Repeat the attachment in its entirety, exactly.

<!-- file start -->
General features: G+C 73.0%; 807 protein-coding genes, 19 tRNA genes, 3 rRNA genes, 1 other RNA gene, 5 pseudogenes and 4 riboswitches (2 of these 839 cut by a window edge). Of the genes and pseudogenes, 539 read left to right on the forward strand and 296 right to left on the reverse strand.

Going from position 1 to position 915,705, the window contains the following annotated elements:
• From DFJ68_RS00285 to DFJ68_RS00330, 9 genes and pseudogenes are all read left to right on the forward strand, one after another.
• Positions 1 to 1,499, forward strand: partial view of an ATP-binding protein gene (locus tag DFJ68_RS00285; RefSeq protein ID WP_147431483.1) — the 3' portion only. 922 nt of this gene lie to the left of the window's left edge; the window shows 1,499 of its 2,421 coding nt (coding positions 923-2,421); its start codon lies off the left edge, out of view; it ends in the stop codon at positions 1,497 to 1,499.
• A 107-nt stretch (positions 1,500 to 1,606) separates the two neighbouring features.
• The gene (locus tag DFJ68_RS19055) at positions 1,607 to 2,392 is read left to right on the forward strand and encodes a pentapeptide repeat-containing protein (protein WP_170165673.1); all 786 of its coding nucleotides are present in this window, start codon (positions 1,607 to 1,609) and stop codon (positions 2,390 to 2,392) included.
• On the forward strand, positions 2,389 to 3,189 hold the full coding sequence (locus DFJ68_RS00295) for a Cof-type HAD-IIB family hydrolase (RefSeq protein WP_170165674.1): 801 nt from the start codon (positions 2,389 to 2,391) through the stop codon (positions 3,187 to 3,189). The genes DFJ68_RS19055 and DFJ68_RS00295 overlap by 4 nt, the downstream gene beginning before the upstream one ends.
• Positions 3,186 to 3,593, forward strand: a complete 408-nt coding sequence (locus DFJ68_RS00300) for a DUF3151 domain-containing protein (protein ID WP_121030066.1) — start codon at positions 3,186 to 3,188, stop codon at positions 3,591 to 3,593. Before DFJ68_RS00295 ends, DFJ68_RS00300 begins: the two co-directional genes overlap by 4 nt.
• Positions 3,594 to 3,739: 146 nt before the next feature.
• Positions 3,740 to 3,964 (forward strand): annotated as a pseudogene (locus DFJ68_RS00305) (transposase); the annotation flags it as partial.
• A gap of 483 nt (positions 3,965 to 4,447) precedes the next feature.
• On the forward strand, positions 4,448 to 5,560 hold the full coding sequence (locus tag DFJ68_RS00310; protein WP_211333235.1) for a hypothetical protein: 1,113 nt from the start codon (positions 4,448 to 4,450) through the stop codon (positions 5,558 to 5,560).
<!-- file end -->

General features: G+C 73.0%; 807 protein-coding genes, 19 tRNA genes, 3 rRNA genes, 1 other RNA gene, 5 pseudogenes and 4 riboswitches (2 of these 839 cut by a window edge). Of the genes and pseudogenes, 539 read left to right on the forward strand and 296 right to left on the reverse strand.

Going from position 1 to position 915,705, the window contains the following annotated elements:
• From DFJ68_RS00285 to DFJ68_RS00330, 9 genes and pseudogenes are all read left to right on the forward strand, one after another.
• Positions 1 to 1,499, forward strand: partial view of an ATP-binding protein gene (locus tag DFJ68_RS00285; RefSeq protein ID WP_147431483.1) — the 3' portion only. 922 nt of this gene lie to the left of the window's left edge; the window shows 1,499 of its 2,421 coding nt (coding positions 923-2,421); its start codon lies off the left edge, out of view; it ends in the stop codon at positions 1,497 to 1,499.
• A 107-nt stretch (positions 1,500 to 1,606) separates the two neighbouring features.
• The gene (locus tag DFJ68_RS19055) at positions 1,607 to 2,392 is read left to right on the forward strand and encodes a pentapeptide repeat-containing protein (protein WP_170165673.1); all 786 of its coding nucleotides are present in this window, start codon (positions 1,607 to 1,609) and stop codon (positions 2,390 to 2,392) included.
• On the forward strand, positions 2,389 to 3,189 hold the full coding sequence (locus DFJ68_RS00295) for a Cof-type HAD-IIB family hydrolase (RefSeq protein WP_170165674.1): 801 nt from the start codon (positions 2,389 to 2,391) through the stop codon (positions 3,187 to 3,189). The genes DFJ68_RS19055 and DFJ68_RS00295 overlap by 4 nt, the downstream gene beginning before the upstream one ends.
• Positions 3,186 to 3,593, forward strand: a complete 408-nt coding sequence (locus DFJ68_RS00300) for a DUF3151 domain-containing protein (protein ID WP_121030066.1) — start codon at positions 3,186 to 3,188, stop codon at positions 3,591 to 3,593. Before DFJ68_RS00295 ends, DFJ68_RS00300 begins: the two co-directional genes overlap by 4 nt.
• Positions 3,594 to 3,739: 146 nt before the next feature.
• Positions 3,740 to 3,964 (forward strand): annotated as a pseudogene (locus DFJ68_RS00305) (transposase); the annotation flags it as partial.
• A gap of 483 nt (positions 3,965 to 4,447) precedes the next feature.
• On the forward strand, positions 4,448 to 5,560 hold the full coding sequence (locus tag DFJ68_RS00310; protein WP_211333235.1) for a hypothetical protein: 1,113 nt from the start codon (positions 4,448 to 4,450) through the stop codon (positions 5,558 to 5,560).